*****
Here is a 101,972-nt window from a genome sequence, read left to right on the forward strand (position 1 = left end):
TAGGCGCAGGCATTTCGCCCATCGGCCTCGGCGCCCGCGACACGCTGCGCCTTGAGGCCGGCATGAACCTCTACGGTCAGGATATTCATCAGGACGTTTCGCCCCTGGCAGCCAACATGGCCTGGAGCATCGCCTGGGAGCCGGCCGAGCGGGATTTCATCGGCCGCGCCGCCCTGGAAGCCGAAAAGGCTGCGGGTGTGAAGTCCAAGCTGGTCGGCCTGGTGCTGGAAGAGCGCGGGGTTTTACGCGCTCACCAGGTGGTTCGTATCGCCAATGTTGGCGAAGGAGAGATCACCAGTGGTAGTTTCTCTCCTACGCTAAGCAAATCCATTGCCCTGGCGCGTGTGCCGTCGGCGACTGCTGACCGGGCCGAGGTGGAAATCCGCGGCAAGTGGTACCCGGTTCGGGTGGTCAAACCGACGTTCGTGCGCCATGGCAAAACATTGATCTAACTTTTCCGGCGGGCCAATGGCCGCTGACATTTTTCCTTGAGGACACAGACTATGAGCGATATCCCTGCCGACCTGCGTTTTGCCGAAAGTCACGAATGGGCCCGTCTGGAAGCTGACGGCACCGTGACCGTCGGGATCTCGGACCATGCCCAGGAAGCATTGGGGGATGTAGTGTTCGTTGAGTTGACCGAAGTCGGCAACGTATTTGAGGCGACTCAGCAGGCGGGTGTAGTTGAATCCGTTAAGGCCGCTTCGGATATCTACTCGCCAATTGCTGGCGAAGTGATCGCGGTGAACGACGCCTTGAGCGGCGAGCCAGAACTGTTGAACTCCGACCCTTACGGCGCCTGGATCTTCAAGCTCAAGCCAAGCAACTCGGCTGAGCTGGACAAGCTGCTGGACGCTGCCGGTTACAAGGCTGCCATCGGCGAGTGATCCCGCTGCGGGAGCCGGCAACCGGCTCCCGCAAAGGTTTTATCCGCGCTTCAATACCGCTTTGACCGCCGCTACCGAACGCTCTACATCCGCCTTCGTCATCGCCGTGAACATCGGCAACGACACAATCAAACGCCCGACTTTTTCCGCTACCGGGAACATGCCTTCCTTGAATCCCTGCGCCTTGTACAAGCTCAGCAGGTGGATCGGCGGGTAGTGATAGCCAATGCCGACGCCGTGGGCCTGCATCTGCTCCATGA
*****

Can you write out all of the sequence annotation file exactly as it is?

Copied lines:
Here is a 101,972-nt window from a genome sequence, read left to right on the forward strand (position 1 = left end):
TAGGCGCAGGCATTTCGCCCATCGGCCTCGGCGCCCGCGACACGCTGCGCCTTGAGGCCGGCATGAACCTCTACGGTCAGGATATTCATCAGGACGTTTCGCCCCTGGCAGCCAACATGGCCTGGAGCATCGCCTGGGAGCCGGCCGAGCGGGATTTCATCGGCCGCGCCGCCCTGGAAGCCGAAAAGGCTGCGGGTGTGAAGTCCAAGCTGGTCGGCCTGGTGCTGGAAGAGCGCGGGGTTTTACGCGCTCACCAGGTGGTTCGTATCGCCAATGTTGGCGAAGGAGAGATCACCAGTGGTAGTTTCTCTCCTACGCTAAGCAAATCCATTGCCCTGGCGCGTGTGCCGTCGGCGACTGCTGACCGGGCCGAGGTGGAAATCCGCGGCAAGTGGTACCCGGTTCGGGTGGTCAAACCGACGTTCGTGCGCCATGGCAAAACATTGATCTAACTTTTCCGGCGGGCCAATGGCCGCTGACATTTTTCCTTGAGGACACAGACTATGAGCGATATCCCTGCCGACCTGCGTTTTGCCGAAAGTCACGAATGGGCCCGTCTGGAAGCTGACGGCACCGTGACCGTCGGGATCTCGGACCATGCCCAGGAAGCATTGGGGGATGTAGTGTTCGTTGAGTTGACCGAAGTCGGCAACGTATTTGAGGCGACTCAGCAGGCGGGTGTAGTTGAATCCGTTAAGGCCGCTTCGGATATCTACTCGCCAATTGCTGGCGAAGTGATCGCGGTGAACGACGCCTTGAGCGGCGAGCCAGAACTGTTGAACTCCGACCCTTACGGCGCCTGGATCTTCAAGCTCAAGCCAAGCAACTCGGCTGAGCTGGACAAGCTGCTGGACGCTGCCGGTTACAAGGCTGCCATCGGCGAGTGATCCCGCTGCGGGAGCCGGCAACCGGCTCCCGCAAAGGTTTTATCCGCGCTTCAATACCGCTTTGACCGCCGCTACCGAACGCTCTACATCCGCCTTCGTCATCGCCGTGAACATCGGCAACGACACAATCAAACGCCCGACTTTTTCCGCTACCGGGAACATGCCTTCCTTGAATCCCTGCGCCTTGTACAAGCTCAGCAGGTGGATCGGCGGGTAGTGATAGCCAATGCCGACGCCGTGGGCCTGCATCTGCTCCATGA